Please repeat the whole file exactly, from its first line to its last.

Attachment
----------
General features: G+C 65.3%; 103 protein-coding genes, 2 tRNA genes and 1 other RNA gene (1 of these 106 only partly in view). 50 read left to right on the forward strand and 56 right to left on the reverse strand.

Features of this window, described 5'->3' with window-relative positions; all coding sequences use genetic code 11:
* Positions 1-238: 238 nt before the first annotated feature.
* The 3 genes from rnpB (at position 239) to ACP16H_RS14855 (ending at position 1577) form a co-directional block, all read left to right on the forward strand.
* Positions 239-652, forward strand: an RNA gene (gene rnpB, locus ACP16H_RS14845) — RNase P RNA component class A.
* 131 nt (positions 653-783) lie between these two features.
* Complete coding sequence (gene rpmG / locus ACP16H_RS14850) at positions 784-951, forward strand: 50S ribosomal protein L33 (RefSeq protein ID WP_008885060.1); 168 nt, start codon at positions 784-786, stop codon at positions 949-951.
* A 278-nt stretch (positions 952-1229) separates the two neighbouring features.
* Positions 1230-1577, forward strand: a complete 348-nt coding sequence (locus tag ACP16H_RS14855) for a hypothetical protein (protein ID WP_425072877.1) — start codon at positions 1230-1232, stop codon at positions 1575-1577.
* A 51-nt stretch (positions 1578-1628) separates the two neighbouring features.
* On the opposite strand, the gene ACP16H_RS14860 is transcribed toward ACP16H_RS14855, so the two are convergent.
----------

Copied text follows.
General features: G+C 65.3%; 103 protein-coding genes, 2 tRNA genes and 1 other RNA gene (1 of these 106 only partly in view). 50 read left to right on the forward strand and 56 right to left on the reverse strand.

Features of this window, described 5'->3' with window-relative positions; all coding sequences use genetic code 11:
* Positions 1-238: 238 nt before the first annotated feature.
* The 3 genes from rnpB (at position 239) to ACP16H_RS14855 (ending at position 1577) form a co-directional block, all read left to right on the forward strand.
* Positions 239-652, forward strand: an RNA gene (gene rnpB, locus ACP16H_RS14845) — RNase P RNA component class A.
* 131 nt (positions 653-783) lie between these two features.
* Complete coding sequence (gene rpmG / locus ACP16H_RS14850) at positions 784-951, forward strand: 50S ribosomal protein L33 (RefSeq protein ID WP_008885060.1); 168 nt, start codon at positions 784-786, stop codon at positions 949-951.
* A 278-nt stretch (positions 952-1229) separates the two neighbouring features.
* Positions 1230-1577, forward strand: a complete 348-nt coding sequence (locus tag ACP16H_RS14855) for a hypothetical protein (protein ID WP_425072877.1) — start codon at positions 1230-1232, stop codon at positions 1575-1577.
* A 51-nt stretch (positions 1578-1628) separates the two neighbouring features.
* On the opposite strand, the gene ACP16H_RS14860 is transcribed toward ACP16H_RS14855, so the two are convergent.